How to discuss Juneteenth holiday, meaning, in America

Black people in America have always spent too much time running.

Not all. Just too many.

They had to.

Running from oppressors; running to find loved ones after the Civil War; running north as Jim Crow and the Black codes arrived as rebranded racism; running overseas to save Europeans from dictators only to return home to domestic horrors; running to take advantage of federal rulings , policies and practices like the abolishment of racial segregation in the US military, the sluggish integration of public schools, the Civil Rights Act of 1964 and affirmative action.

Fortunate families not only survived but have thrived.

Meanwhile, generations were left behind; they continue to run to catch up.

And now, a fairly new federal holiday approaches where Black people must decide if celebrating this stage in what is an incomplete mission pays homage to ancestors or dishonors them.

As of April, I wasn’t sure. So I sought answers. Rather, I sought permission from my ancestors to co-lead this Juneteenth series.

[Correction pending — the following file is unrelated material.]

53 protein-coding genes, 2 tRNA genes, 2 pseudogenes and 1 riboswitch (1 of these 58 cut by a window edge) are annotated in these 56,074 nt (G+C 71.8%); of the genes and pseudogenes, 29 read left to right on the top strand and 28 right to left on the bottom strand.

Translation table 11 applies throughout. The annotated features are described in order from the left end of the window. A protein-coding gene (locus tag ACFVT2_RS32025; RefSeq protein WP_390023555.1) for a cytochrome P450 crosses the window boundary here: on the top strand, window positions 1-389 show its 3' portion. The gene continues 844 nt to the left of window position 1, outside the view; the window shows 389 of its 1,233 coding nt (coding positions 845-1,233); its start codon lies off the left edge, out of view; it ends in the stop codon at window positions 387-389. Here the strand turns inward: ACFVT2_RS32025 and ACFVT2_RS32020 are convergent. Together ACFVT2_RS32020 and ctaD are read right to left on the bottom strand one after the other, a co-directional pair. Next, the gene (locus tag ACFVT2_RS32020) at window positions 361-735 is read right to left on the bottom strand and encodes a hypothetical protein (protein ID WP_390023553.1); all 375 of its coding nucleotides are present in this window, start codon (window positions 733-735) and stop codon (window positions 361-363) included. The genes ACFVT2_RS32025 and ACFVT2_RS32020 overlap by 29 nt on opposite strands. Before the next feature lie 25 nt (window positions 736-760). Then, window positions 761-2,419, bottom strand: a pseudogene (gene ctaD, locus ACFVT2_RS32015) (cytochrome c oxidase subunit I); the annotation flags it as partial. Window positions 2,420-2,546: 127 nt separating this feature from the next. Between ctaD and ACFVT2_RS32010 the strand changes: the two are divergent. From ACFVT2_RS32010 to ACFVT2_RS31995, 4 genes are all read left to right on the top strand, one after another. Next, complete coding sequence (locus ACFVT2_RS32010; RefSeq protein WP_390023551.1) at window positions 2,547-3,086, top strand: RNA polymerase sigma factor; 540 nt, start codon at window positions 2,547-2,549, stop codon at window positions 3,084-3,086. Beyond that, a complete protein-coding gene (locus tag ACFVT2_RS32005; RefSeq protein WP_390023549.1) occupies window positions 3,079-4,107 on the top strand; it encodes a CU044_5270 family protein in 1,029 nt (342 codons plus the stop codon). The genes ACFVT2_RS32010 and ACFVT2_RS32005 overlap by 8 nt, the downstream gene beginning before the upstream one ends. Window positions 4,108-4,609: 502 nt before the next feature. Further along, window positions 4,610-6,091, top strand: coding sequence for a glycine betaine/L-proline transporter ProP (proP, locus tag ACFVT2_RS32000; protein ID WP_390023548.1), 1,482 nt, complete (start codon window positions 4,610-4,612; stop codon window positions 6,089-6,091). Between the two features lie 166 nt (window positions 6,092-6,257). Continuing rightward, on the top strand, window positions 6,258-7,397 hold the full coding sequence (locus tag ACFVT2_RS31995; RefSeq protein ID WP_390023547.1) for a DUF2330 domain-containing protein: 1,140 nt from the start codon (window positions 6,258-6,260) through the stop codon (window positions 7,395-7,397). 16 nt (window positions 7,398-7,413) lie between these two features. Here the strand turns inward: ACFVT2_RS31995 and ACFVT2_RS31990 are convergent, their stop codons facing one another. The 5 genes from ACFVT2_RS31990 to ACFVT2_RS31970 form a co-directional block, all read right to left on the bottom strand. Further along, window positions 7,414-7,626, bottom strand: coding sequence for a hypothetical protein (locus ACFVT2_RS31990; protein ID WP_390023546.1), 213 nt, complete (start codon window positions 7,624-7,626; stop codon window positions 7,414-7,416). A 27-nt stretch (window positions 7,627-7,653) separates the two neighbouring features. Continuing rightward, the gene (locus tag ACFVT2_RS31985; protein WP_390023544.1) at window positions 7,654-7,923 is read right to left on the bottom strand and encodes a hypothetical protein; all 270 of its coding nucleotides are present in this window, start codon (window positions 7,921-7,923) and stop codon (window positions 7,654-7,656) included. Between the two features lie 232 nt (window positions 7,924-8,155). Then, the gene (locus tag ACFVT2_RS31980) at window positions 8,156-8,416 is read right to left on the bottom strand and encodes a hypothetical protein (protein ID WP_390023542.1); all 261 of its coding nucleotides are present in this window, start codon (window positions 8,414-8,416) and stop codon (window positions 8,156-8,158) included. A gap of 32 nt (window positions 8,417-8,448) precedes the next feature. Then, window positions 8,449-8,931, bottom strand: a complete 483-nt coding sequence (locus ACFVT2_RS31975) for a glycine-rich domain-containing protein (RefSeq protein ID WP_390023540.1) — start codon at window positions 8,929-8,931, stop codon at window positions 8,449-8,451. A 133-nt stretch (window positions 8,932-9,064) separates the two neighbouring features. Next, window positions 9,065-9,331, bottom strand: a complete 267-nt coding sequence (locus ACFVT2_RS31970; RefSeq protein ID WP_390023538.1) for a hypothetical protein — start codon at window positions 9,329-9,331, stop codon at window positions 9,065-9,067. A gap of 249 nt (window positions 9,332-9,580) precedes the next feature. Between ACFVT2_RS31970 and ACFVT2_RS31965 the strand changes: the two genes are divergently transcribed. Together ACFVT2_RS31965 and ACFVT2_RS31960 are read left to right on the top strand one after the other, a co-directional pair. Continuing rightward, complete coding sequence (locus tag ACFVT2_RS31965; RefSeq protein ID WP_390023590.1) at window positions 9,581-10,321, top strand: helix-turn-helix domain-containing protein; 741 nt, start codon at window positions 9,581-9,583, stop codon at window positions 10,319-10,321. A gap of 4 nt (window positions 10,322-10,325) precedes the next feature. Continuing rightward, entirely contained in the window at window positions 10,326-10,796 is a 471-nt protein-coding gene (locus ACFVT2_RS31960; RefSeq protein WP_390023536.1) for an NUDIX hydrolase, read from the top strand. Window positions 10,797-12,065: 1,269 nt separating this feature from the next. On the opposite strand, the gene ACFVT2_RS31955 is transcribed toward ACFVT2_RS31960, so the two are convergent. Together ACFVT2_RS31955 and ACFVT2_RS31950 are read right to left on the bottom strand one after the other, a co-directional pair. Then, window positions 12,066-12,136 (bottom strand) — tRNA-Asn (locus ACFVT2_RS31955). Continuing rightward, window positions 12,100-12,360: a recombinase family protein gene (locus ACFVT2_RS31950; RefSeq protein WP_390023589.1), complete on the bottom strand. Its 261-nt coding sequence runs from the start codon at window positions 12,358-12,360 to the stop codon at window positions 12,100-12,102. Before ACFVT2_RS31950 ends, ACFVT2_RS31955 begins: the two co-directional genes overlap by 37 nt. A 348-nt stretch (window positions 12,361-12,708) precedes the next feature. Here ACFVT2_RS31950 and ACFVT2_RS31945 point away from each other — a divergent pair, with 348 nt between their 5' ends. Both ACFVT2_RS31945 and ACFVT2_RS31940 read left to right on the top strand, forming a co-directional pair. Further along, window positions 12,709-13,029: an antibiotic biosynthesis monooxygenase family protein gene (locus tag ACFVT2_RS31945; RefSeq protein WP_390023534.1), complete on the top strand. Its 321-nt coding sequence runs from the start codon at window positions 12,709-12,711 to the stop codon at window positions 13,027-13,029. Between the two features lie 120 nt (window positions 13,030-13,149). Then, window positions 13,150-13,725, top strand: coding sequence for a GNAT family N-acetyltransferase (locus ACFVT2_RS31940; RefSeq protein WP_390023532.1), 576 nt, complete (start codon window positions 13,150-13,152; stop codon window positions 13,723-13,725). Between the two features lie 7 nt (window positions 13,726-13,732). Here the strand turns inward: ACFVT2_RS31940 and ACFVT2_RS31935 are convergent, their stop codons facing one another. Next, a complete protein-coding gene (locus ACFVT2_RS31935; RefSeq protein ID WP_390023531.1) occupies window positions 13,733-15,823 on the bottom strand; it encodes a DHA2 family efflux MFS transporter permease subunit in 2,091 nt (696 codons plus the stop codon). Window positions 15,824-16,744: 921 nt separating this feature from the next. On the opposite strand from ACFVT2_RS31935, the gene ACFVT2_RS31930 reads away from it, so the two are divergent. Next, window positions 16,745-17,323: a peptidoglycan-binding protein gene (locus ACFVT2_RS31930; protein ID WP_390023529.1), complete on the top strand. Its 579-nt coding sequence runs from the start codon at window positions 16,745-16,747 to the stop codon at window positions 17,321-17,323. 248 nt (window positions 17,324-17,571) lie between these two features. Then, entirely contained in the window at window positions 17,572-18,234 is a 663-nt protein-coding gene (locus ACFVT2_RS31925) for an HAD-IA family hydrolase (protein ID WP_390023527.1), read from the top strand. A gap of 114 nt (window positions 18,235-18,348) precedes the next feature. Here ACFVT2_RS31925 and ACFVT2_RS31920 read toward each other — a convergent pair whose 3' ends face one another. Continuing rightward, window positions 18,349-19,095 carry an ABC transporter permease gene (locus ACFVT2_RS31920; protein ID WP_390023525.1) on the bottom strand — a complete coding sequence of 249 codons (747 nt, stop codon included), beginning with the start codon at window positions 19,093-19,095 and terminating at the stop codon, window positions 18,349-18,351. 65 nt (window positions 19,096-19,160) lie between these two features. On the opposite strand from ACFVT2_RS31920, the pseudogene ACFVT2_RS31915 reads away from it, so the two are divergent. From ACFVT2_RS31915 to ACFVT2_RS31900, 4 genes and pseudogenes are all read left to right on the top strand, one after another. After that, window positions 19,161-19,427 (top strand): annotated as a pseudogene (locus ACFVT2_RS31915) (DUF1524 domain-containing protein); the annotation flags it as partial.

I took a trip to the National Museum of African American Music in Nashville, where I live. This series has little to do with music, but browsing the halls of such a motivating, enlightening place, I thought, could lead to clarity.

That’s what happened. That’s where I saw it, his words hanging on a wall, an early example of the enslaved code-switching to stay alive, stay sane, remain silently resilient.

“Slaves sing more to make themselves happy than to express their happiness. Every tone was a testimony against slavery, and a prayer to God was for deliverance from chains.” — Frederick Douglass

Little did I know, less than two weeks after spotting this quote from Douglass, the famous abolitionist and orator, I would meet two of his descendants living in Nashville, a city he once frequented.

Then I realized something about Juneteenth.

It’s OK to barbecue. Or have fun at a music festival.

It’s OK to spend the day at a museum, studying Black history with your children.

It’s OK to not know what to do.

It’s OK to do nothing.

It all celebrates freedom.

This Juneteenth series does not intend to tell Americans how to commemorate the day. We hope, instead, that each story will exemplify an honest emotion that we all experience when confronted with a holiday that, with several exceptions, hasn’t established traditions outside the Lone Star State.

Breathe. Gauge. Grub. Discover. Commemorate. Conceal. Celebrate. Educate.

In the meantime, I hope you’ll find a quote that moves you the same as I did.

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